author = "Amber Farooqui and Leon, {Alberto J.} and Linxi Huang and Suwu Wu and Yingmu Cai and Pengzhou Lin and Weihong Chen and Xibin Fang and Tiansheng Zeng and Yisu Liu and Li Zhang and Ting Su and Weibin Chen and Elodie Ghedin and Huachen Zhu and Yi Guan and Kelvin, {David J.}",
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T1 - Genetic diversity of the 2013-14 human isolates of influenza H7N9 in China

AU - Farooqui, Amber

AU - Leon, Alberto J.

AU - Huang, Linxi

AU - Wu, Suwu

AU - Cai, Yingmu

AU - Lin, Pengzhou

AU - Chen, Weihong

AU - Fang, Xibin

AU - Zeng, Tiansheng

AU - Liu, Yisu

AU - Zhang, Li

AU - Su, Ting

AU - Chen, Weibin

AU - Ghedin, Elodie

AU - Zhu, Huachen

AU - Guan, Yi

AU - Kelvin, David J.

PY - 2015

Y1 - 2015

N2 - BACKGROUND: Influenza H7N9 has become an endemic pathogen in China where circulating virus is found extensively in wild birds and domestic poultry. Two epidemic waves of Human H7N9 infections have taken place in Eastern and South Central China during the years of 2013 and 2014. In this study, we report on the first four human cases of influenza H7N9 in Shantou, Guangdong province, which occurred during the second H7N9 wave, and the subsequent analysis of the viral isolates.METHODS: Viral genomes were subjected to multisegment amplification and sequenced in an Illumina MiSeq. Later, phylogenetic analyses of influenza H7N9 viruses were performed to establish the evolutionary context of the disease in humans.RESULTS: The sequences of the isolates from Shantou have closer evolutionary proximity to the predominant Eastern H7N9 cluster (similar to A/Shanghai/1/2013 (H7N9)) than to the Southern H7N9 cluster (similar to A/Guangdong/1/2013 (H7N9)).CONCLUSIONS: Two distinct phylogenetic groups of influenza H7N9 circulate currently in China and cause infections in humans as a consequence of cross-species spillover from the avian disease. The Eastern cluster, which includes the four isolates from Shantou, presents a wide geographic distribution and overlaps with the more restricted area of circulation of the Southern cluster. Continued monitoring of the avian disease is of critical importance to better understand and predict the epidemiological behaviour of the human cases.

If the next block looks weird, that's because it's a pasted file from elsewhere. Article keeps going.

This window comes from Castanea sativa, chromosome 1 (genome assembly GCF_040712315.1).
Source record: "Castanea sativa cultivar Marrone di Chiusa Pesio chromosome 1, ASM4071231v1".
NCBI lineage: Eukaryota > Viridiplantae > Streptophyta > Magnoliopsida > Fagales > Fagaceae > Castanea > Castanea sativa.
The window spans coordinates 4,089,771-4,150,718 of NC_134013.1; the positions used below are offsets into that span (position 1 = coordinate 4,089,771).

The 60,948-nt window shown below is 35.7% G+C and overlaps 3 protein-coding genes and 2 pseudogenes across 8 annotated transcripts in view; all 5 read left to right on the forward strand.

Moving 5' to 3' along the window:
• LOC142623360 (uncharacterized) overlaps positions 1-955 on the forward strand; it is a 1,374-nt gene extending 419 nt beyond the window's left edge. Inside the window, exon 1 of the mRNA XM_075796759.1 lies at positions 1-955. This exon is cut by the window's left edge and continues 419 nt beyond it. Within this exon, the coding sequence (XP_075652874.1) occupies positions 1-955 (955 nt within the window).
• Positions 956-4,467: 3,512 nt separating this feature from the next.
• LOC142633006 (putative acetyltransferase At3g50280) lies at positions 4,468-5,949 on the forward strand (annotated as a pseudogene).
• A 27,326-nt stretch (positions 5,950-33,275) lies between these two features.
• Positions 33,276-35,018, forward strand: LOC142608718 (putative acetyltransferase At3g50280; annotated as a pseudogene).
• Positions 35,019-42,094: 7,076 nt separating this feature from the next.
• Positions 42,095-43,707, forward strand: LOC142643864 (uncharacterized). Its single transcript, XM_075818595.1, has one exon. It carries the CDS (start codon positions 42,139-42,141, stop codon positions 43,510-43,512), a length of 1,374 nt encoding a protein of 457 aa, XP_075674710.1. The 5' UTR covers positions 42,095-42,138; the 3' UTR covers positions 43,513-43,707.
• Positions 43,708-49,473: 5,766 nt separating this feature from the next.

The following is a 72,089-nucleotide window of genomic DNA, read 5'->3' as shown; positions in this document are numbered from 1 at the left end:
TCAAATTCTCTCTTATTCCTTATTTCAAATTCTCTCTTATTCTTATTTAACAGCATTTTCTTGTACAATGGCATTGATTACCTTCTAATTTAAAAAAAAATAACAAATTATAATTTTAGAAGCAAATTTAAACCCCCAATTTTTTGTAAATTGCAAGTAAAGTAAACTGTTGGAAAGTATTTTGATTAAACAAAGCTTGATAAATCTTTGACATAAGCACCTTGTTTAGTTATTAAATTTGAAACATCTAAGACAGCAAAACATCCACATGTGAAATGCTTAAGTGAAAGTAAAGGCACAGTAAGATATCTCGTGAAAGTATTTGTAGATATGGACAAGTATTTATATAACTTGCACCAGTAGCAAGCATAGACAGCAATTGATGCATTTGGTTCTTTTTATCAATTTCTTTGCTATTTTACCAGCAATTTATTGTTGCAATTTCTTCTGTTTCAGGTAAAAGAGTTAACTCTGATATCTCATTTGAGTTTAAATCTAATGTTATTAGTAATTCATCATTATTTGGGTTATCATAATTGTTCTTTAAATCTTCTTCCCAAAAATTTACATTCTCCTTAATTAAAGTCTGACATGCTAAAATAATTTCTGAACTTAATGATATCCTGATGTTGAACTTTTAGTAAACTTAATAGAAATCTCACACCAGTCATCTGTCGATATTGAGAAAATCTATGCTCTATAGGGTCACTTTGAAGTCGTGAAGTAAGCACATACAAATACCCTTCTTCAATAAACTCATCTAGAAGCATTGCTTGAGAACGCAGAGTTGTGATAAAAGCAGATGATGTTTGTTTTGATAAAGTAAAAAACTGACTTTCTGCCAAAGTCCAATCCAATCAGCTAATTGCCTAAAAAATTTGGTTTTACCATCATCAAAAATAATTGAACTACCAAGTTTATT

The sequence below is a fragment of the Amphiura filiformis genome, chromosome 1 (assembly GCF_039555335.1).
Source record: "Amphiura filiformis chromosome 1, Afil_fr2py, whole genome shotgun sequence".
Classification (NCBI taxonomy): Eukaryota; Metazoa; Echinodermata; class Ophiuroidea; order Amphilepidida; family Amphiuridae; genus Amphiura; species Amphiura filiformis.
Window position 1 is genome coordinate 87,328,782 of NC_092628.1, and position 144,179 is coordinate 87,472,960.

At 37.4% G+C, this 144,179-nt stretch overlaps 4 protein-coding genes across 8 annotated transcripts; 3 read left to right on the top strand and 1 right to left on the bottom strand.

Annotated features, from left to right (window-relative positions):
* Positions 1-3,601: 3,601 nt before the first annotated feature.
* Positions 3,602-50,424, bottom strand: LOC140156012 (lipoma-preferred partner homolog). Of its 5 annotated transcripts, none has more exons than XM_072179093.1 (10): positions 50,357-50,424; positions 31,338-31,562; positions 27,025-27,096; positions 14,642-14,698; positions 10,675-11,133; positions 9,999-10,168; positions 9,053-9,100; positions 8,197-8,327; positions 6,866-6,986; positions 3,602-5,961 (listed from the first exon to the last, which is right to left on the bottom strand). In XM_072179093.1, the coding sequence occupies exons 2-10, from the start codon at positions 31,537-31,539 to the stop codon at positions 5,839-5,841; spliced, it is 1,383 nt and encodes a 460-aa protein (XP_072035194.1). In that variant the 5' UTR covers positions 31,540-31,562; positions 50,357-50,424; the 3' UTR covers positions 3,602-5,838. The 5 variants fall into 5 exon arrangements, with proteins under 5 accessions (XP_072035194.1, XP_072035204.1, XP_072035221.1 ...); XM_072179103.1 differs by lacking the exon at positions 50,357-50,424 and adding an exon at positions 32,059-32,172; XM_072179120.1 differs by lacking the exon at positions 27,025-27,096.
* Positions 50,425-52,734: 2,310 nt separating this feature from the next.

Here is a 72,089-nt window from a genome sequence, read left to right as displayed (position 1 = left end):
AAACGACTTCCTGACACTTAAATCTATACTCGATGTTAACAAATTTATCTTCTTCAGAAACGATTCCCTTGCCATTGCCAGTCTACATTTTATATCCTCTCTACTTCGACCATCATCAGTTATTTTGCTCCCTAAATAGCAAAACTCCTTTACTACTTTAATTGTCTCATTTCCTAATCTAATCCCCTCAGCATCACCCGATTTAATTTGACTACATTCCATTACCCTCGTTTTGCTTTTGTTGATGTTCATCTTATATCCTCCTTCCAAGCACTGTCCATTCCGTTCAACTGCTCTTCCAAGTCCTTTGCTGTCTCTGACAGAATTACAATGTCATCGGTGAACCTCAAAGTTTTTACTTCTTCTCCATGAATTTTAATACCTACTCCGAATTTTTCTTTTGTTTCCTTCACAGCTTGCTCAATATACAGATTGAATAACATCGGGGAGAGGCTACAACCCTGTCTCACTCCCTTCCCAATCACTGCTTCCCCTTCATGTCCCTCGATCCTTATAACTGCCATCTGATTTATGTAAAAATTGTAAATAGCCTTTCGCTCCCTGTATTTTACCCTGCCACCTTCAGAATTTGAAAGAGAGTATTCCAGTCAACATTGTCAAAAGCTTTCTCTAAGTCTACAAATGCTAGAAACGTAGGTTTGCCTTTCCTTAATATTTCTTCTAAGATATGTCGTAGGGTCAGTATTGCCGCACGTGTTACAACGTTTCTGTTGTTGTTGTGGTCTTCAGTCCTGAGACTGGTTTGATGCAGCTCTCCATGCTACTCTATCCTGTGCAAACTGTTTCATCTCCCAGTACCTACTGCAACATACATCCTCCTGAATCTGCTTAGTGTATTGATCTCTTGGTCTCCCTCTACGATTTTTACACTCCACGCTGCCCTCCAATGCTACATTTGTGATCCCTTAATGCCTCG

AB - BACKGROUND: Influenza H7N9 has become an endemic pathogen in China where circulating virus is found extensively in wild birds and domestic poultry. Two epidemic waves of Human H7N9 infections have taken place in Eastern and South Central China during the years of 2013 and 2014. In this study, we report on the first four human cases of influenza H7N9 in Shantou, Guangdong province, which occurred during the second H7N9 wave, and the subsequent analysis of the viral isolates.METHODS: Viral genomes were subjected to multisegment amplification and sequenced in an Illumina MiSeq. Later, phylogenetic analyses of influenza H7N9 viruses were performed to establish the evolutionary context of the disease in humans.RESULTS: The sequences of the isolates from Shantou have closer evolutionary proximity to the predominant Eastern H7N9 cluster (similar to A/Shanghai/1/2013 (H7N9)) than to the Southern H7N9 cluster (similar to A/Guangdong/1/2013 (H7N9)).CONCLUSIONS: Two distinct phylogenetic groups of influenza H7N9 circulate currently in China and cause infections in humans as a consequence of cross-species spillover from the avian disease. The Eastern cluster, which includes the four isolates from Shantou, presents a wide geographic distribution and overlaps with the more restricted area of circulation of the Southern cluster. Continued monitoring of the avian disease is of critical importance to better understand and predict the epidemiological behaviour of the human cases.